Ko J.-C.,Hsinchu Hospital | Tsai M.-S.,National Chiayi University | Chiu Y.-F.,National Chiayi University | Weng S.-H.,National Chiayi University | And 2 more authors.
Journal of Pharmacology and Experimental Therapeutics | Year: 2011

Chemotherapy for advanced human non-small-cell lung cancer (NSCLC) includes platinum-containing compound such as cisplatin in combination with a second- or third-generation cytotoxic agent. 5-Fluorouracil (5-FU) belongs to antimetabolite chemotherapeutics, and its mechanism of cytotoxicity is involved in the inhibition of thymidylate synthase (TS). TS and thymidine phosphorylase (TP) are key enzymes of the pyrimidine salvage pathway. In this study, we have examined the molecular mechanism of TS and TP in regulating drug sensitivity to cisplatin in NSCLC cell lines. Cisplatin could increase the phosphorylation of mitogen-activated protein kinase kinase 1/2 (MKK1/2)-extracellular signal-regulated kinase 1/2 (ERK1/2) and the protein levels of TS and TP through enhancing the protein stability in A549 and H1975 cells. Blocking ERK1/2 activation by MKK1/2 inhibitor [U0126; 1,4-diamino-2,3-dicyano-1,4-bis(2- aminophenylthio)butadiene)] decreased TS and TP protein levels in both cell lines treated with cisplatin. Depletion of endogenous TS or TP expression by specific small interfering RNA transfection significantly increased cisplatin-induced cell death and growth inhibition. Combined treatment with 5-FU could decrease cisplatin-induced ERK1/2 activation and the induction of TS and TP, which subsequently resulted in synergistic cytotoxic effects. Enforced expression of constitutive active MKK1/2 vectors rescued the protein levels of phospho-ERK1/2, TS, and TP, and the cell viability that were decreased by cisplatin and 5-FU combination. In contrast, U0126 enhanced drug sensitivity to cisplatin and/or 5-FU in lung cancer cells. In conclusion, the up-regulation of ERK1/2-dependent TS and TP can protect human lung cancer cells from cisplatin-induced cytotoxicity. Copyright © 2011 by The American Society for Pharmacology and Experimental Therapeutics.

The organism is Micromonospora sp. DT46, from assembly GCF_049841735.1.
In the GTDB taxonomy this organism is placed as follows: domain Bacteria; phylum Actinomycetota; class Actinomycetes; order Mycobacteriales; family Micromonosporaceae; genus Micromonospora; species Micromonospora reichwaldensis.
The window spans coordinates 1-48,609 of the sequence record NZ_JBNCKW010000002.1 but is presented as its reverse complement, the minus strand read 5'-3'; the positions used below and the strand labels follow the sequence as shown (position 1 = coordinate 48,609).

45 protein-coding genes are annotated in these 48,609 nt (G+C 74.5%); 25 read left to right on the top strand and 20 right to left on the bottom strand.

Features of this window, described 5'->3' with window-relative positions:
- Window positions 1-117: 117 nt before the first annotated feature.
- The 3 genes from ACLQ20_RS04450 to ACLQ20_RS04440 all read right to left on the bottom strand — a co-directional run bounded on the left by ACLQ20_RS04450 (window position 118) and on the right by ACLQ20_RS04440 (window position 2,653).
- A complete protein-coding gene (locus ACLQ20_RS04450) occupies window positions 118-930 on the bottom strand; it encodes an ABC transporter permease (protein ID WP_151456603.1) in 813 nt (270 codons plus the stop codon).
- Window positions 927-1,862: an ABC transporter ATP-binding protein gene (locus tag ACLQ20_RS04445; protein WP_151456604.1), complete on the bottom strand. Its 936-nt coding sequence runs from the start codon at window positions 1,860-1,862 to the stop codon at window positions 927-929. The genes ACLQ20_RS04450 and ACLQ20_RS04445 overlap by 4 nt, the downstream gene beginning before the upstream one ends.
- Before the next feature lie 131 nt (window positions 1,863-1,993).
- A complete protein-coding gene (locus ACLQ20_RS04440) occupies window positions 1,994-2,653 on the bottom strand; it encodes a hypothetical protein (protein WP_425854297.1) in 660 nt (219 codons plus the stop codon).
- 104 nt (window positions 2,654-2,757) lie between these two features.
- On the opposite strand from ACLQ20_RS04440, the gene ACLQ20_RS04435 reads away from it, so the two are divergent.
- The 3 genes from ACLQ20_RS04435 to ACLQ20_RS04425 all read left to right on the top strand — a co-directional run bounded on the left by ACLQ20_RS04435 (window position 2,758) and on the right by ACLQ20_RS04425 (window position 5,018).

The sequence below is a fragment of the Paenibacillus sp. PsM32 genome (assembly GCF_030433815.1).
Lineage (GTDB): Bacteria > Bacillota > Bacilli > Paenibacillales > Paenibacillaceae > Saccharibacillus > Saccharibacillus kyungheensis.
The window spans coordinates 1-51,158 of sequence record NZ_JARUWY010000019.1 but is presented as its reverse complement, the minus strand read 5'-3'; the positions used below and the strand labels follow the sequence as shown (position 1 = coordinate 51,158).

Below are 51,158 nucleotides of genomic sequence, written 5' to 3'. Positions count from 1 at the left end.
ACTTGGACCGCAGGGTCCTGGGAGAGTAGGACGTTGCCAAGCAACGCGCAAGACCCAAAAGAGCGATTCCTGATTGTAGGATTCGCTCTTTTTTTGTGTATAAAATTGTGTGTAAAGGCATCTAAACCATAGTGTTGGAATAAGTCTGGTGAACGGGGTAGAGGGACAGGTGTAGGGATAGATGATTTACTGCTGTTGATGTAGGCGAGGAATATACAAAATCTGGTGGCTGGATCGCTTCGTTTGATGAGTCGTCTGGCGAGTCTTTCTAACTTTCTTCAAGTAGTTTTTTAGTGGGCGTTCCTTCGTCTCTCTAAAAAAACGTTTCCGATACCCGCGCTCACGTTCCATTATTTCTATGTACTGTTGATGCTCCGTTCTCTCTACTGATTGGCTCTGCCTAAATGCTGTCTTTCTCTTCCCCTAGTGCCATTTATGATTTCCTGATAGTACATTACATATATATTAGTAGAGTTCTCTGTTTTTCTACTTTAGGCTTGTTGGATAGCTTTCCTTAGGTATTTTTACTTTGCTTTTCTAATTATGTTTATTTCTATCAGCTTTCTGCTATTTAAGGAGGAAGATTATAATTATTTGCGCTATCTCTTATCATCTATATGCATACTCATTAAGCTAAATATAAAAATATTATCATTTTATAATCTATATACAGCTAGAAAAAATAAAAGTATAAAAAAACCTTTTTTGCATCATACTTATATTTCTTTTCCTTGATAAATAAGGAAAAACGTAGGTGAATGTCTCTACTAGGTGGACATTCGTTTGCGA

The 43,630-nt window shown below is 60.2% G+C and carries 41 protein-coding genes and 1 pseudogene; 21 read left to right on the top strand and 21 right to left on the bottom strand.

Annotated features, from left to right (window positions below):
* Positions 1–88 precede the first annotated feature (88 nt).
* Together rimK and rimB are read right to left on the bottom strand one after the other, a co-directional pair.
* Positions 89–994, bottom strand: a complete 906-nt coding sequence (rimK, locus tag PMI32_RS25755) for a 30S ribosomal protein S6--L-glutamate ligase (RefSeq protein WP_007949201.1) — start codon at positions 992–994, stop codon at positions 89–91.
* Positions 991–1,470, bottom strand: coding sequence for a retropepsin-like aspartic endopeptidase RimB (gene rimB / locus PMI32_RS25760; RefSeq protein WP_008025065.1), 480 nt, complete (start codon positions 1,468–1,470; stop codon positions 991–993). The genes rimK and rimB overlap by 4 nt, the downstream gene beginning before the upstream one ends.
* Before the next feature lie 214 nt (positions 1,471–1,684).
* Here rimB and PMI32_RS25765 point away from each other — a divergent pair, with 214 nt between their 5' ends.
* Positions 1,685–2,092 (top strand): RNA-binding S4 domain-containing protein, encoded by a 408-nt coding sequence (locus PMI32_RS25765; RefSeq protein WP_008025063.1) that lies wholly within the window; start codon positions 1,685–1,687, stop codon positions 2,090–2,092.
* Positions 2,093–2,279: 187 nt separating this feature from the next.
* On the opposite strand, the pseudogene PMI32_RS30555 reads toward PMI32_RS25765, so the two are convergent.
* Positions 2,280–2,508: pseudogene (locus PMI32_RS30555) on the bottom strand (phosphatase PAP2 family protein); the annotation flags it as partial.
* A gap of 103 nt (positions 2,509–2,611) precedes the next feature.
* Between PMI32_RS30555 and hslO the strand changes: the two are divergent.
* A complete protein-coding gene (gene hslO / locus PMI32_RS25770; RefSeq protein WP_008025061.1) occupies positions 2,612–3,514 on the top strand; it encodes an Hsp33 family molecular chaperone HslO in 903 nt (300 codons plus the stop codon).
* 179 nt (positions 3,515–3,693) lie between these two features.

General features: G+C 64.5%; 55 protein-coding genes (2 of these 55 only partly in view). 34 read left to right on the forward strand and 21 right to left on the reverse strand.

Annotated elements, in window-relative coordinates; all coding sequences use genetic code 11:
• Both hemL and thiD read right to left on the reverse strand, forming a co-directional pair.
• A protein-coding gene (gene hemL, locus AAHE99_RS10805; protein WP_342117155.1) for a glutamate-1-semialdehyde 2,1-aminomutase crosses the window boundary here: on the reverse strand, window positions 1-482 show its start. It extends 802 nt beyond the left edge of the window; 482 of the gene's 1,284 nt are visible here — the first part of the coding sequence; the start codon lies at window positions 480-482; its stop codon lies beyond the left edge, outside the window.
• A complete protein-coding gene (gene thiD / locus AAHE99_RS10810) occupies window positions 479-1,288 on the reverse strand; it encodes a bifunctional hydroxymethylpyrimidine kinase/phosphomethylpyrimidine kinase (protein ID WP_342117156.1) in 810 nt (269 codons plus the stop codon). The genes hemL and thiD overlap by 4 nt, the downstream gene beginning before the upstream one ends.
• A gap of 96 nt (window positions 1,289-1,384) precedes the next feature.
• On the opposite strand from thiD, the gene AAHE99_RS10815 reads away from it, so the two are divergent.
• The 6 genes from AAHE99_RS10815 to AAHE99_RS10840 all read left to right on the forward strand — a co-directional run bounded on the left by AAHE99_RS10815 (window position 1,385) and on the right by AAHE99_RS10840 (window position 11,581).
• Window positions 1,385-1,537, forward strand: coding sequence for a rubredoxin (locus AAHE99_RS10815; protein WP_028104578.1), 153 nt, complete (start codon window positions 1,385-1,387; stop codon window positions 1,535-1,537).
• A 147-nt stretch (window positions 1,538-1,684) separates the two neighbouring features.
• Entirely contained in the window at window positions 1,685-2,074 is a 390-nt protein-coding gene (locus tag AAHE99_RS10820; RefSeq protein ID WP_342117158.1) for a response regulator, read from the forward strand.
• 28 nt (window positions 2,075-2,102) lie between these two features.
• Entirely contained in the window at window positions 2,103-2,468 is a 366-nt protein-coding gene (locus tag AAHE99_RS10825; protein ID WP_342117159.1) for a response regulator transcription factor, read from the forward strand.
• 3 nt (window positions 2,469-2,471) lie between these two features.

Ko J.-C.,Hsinchu Hospital | Su Y.-J.,National Chiayi University | Lin S.-T.,National Chiayi University | Jhan J.-Y.,National Chiayi University | And 3 more authors.
Biochemical Pharmacology | Year: 2010

Emodin, a tyrosine kinase inhibitor, is a natural anthraquinone derivative found in the roots and rhizomes of numerous plants. Emodin exhibits anticancer effects against a variety of cancer cells, including lung cancer cells. ERCC1 and Rad51 proteins are essential for nucleotide excision repair and homologous recombination, respectively. Furthermore, ERCC1 and Rad51 overexpression induces resistance to DNA-damaging agents that promote DNA double-strand breaks. Accordingly, the aim of this study was to determine the role of ERCC1 and Rad51 in emodin-mediated cytotoxicity in human non-small cell lung cancer (NSCLC) cells. Both ERCC1 and Rad51 protein levels as well as mRNA levels were decreased in four different NSCLC cell lines after exposure to emodin. These decreases correlated with the inactivation of the MKK1/2-ERK1/2 pathway. Moreover, cellular ERCC1 and Rad51 protein and mRNA levels were specifically inhibited by U0126, a MKK1/2 inhibitor. We found that transient transfection of human NSCLC cells with si-ERCC1 or si-Rad51 RNA and cotreatment with U0126 could enhance emodin-induced cytotoxicity. In contrast, overexpression of constitutively active MKK1/2 vectors (MKK1/2-CA) was shown to significantly recover reduced phospho-ERK1/2, ERCC1, and Rad51 protein levels and to rescue cell viability upon emodin treatment. These results demonstrate that activation of the MKK1/2-ERK1/2 pathway is the upstream signal regulating the expressions of ERCC1 and Rad51, which are suppressed by emodin to induce cytotoxicity in NSCLC cells. Crown Copyright © 2009.